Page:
Saint Francis prayed, “O Divine Master, grant that I may not so much seek to be understood, as to understand.” We love those words but seldom find the strength to live by them. We darned well want to be understood.
If only our adversaries could understand our views. Liberals and conservatives alike seek not so much to understand as to be understood. The inevitable result is that power and its abuse inevitably substitutes for understanding.
Admittedly I’m not good at understanding some folks. The thought processes of conservatives and Tea Partiers escape me. Judging by my email, mine escape them. Some believe this divide is genetic.
I think it’s more nurture than nature. My Dad was a proud member of the Teamsters Union. Mom was a waitress. Growing up in a blue-collar home, I learned to value labor unions and social justice at an early age. My parents told me stories of Franklin Roosevelt, how he saved the country from the dust bowl and the great depression. Democrats, they taught, cared for the “common man” while Republicans took care of big business.
Growing up with diverse friends, I never understood racism, homophobia, or sexism; discrimination just seemed wrong. To this day that’s what I believe and who I am. Those are my long-held beliefs.
What do we do with our long-held beliefs so we “may not so much seek to be understood, as to understand.” Perhaps that’s the key to avoiding the sort of political crises that are a now integral to American politics.
NY Times writer Thomas Edsall gave me pause for these thoughts. In an editorial titled “Anger Can Be Power” he wrote, “The depth and strength of voters’ conviction that their opponents are determined to destroy their way of life has rarely been matched, perhaps only by the mood of the South in the years leading up to the Civil War.”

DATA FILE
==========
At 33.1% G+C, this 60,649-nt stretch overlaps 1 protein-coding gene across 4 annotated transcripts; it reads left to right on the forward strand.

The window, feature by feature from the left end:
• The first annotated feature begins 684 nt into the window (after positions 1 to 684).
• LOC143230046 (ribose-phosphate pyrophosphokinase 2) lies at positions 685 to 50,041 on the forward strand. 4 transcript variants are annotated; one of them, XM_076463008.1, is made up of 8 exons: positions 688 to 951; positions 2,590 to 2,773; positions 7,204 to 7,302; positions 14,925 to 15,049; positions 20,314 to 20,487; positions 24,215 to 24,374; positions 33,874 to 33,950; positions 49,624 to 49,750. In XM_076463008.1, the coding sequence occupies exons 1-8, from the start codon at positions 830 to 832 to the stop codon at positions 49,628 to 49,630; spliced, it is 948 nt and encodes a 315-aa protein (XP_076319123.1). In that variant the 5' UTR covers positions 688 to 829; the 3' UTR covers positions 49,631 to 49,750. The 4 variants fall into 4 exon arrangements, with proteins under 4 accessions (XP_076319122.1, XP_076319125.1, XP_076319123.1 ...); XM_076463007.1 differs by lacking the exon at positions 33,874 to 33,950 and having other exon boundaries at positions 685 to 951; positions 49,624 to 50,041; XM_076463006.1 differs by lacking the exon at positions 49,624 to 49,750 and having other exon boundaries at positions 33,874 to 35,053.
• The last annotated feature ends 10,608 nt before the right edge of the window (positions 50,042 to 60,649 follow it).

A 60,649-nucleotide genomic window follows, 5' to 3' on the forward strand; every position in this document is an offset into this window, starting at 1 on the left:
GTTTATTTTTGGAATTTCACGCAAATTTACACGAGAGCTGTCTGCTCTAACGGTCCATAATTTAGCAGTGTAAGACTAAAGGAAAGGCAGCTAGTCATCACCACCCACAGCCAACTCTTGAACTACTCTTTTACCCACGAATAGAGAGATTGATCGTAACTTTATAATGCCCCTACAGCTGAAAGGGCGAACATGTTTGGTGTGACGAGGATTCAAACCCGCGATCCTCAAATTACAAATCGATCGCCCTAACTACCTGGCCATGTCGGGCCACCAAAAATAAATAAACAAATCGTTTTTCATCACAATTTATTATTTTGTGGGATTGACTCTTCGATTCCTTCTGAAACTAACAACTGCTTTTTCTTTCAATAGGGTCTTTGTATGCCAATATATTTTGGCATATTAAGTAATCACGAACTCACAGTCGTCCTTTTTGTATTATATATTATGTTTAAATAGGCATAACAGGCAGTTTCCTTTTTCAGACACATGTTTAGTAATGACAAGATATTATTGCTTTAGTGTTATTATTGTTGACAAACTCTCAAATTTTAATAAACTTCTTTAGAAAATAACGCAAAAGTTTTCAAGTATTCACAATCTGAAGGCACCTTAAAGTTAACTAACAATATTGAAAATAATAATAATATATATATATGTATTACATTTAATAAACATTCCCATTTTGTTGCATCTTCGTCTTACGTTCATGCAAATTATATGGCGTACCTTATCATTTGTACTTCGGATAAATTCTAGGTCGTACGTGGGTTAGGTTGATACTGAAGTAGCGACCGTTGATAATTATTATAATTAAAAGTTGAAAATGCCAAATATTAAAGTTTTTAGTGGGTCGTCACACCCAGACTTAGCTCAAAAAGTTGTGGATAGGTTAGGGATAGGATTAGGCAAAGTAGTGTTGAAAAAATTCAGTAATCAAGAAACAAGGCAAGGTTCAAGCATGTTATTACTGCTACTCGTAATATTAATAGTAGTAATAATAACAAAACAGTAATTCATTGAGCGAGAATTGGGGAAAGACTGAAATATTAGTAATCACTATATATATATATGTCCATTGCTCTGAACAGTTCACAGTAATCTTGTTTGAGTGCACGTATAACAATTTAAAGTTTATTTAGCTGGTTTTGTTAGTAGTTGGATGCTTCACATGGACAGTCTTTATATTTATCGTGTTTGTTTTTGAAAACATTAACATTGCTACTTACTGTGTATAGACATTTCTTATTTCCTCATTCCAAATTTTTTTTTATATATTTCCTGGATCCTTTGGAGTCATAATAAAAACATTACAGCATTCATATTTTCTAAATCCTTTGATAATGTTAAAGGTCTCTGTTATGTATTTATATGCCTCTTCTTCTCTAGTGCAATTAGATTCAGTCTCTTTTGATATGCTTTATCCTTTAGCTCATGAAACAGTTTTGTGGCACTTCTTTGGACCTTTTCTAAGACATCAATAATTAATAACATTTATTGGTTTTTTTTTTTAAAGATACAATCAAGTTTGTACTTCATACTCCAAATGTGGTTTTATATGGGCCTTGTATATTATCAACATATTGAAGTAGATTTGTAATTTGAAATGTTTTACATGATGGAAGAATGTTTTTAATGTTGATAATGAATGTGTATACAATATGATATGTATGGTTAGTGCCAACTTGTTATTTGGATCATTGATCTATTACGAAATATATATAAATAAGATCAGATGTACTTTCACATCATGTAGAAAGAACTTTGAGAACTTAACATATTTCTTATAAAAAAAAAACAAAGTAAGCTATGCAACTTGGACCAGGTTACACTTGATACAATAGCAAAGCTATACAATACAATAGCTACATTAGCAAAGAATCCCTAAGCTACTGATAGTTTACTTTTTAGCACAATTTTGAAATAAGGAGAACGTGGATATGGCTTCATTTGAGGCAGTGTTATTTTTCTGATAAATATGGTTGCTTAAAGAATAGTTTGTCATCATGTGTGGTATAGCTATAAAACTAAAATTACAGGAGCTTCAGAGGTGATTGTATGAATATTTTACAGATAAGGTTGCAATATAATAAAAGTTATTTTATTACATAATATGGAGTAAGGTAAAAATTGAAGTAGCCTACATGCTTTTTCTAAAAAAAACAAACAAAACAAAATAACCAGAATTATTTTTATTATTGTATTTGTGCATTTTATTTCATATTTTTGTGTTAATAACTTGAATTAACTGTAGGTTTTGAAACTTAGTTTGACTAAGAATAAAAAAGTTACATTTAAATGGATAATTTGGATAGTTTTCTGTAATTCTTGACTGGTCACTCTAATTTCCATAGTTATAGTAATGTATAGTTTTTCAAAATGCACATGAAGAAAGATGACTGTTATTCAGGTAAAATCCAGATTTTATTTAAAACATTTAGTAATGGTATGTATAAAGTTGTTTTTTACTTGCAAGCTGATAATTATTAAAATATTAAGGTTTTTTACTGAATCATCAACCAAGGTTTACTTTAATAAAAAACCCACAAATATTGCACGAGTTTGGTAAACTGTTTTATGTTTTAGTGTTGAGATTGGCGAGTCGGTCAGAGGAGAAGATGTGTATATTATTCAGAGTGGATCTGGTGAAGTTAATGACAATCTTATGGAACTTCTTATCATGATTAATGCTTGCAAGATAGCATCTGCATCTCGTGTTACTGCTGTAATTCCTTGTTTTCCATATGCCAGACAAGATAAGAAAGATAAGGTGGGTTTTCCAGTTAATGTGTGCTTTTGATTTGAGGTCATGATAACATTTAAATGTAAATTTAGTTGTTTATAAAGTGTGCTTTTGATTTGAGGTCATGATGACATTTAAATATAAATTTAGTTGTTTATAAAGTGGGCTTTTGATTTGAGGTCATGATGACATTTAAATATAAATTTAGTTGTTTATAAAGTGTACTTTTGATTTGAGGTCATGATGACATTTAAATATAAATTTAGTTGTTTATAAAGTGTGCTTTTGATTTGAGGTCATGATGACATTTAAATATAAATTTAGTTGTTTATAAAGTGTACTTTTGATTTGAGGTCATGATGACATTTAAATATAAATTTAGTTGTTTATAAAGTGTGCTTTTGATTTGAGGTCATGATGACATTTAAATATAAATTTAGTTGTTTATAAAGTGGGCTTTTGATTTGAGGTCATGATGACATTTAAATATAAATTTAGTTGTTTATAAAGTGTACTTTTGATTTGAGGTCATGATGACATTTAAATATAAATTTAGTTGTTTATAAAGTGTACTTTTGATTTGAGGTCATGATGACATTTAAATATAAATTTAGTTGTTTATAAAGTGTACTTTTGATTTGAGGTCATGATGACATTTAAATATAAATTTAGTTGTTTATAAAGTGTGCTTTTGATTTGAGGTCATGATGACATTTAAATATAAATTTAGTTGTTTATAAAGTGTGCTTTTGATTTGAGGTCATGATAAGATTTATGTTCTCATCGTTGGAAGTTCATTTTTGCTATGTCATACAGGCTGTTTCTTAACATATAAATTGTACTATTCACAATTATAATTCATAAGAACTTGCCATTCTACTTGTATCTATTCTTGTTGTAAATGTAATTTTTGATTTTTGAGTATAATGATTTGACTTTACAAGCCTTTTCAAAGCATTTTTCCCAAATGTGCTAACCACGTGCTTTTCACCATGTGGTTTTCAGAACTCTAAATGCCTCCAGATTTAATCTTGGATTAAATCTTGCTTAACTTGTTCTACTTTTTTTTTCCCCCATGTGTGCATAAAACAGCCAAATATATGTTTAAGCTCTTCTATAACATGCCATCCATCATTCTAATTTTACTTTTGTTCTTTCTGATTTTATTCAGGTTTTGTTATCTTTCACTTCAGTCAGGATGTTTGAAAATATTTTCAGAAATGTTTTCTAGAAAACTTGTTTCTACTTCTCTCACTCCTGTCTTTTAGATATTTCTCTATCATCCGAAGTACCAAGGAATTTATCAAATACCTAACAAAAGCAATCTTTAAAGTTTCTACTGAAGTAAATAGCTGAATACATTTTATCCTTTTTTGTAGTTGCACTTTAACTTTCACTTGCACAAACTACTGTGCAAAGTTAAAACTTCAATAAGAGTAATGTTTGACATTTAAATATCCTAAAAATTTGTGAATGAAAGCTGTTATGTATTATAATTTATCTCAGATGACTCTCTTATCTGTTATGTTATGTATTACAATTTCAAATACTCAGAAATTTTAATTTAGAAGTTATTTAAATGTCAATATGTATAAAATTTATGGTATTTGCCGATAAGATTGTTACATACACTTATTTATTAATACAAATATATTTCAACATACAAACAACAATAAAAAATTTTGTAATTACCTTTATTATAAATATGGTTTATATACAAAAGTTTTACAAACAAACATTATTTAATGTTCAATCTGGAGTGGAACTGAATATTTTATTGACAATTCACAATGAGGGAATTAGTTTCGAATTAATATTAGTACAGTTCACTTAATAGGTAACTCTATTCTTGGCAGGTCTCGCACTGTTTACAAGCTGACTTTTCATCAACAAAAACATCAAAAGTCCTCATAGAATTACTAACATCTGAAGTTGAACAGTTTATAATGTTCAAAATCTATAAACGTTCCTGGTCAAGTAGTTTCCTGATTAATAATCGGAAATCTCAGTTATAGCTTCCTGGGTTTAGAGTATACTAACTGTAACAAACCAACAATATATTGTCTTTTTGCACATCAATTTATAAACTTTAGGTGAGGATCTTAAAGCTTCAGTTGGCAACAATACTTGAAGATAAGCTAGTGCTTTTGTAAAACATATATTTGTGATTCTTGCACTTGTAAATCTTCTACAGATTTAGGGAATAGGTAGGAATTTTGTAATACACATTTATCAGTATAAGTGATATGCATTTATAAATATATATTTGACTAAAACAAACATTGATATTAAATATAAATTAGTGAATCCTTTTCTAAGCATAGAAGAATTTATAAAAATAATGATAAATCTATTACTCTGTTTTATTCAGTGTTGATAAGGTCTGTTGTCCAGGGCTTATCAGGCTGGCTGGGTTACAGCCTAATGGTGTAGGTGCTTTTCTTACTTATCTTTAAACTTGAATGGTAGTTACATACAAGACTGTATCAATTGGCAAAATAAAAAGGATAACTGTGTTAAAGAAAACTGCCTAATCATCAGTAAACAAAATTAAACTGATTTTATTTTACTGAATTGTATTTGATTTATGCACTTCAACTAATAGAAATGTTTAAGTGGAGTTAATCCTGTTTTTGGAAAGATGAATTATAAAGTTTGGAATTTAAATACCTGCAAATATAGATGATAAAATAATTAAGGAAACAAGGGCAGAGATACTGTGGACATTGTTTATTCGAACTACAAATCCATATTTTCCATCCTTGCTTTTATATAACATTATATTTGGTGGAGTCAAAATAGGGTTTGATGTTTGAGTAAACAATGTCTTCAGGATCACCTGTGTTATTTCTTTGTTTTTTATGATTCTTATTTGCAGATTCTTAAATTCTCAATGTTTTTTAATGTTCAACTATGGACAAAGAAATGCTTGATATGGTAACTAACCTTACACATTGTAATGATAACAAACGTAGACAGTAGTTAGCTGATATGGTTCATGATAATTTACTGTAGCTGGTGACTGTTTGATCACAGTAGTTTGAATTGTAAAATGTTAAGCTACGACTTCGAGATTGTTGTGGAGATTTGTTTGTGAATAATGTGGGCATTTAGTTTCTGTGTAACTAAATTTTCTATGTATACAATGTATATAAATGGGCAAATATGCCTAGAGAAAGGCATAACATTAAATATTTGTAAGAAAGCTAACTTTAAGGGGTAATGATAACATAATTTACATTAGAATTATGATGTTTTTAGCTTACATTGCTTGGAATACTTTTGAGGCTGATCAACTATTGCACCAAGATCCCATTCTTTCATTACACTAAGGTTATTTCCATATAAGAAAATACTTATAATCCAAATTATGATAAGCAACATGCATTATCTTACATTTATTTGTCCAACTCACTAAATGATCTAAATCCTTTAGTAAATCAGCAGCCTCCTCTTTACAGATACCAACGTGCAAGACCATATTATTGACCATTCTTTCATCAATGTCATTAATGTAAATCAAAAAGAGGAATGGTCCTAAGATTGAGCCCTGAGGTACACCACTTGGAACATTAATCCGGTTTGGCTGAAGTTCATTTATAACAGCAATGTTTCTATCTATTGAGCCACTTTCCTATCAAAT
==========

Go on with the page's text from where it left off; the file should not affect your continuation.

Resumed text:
Edsall cites a Bloomberg column offering a way of understanding conservatives. “Their party,” he writes, “is losing to a Democratic Party of big government whose goal is to expand programs that mainly benefit minorities. A lot of Americans were not ready for a mixed-race president. They weren’t ready for gay marriage. They weren’t ready for the wave of legal and illegal immigration that redefined American demographics over the past two or three decades, bringing in lots of nonwhites.”
On the other side, we liberals won’t accept a country that isn’t ready for a non-white, even female president, or a country that doesn’t expand opportunities for minorities, or that doesn't allow people who love one another to marry. We aren’t ready for a country that won’t relinquish white-privilege or deports 12 million human beings who see America as the last best hope for their lives. We welcome what we know is coming, i.e. a nation where our neighbors of color outnumber our white neighbors.
We’ve embraced the science that warns us of the threats of climate change and supports a conclusion that people are who they are because that’s how God created them. We’ve embraced cultural and religious diversity.
But c’mon! How can anyone communicate with those who cheer when Ben Carson (a conservative celebrity crass enough to publicly insult the President to his face) says, “Obamacare is the worst thing that has happened in this nation since slavery.” Really? Worse than a Civil War, two world wars, the Great Depression, 9/11?
Or the Cheyenne Tea Party rally speaker who said “If we don’t turn America around in the next two years, you better be right with God.” It’s the old “God’s on our side, not yours” conversation-ender.
Or Larry Klayman of Freedom Watch, who screamed at a weekend rally, "I call upon all of you…to demand that this president leave town, to get up, to put the Quran down, to get up off his knees, and to figuratively come out with his hands up.”
Where does one begin to understand, much less reach common ground with, people who say or cheer such babble?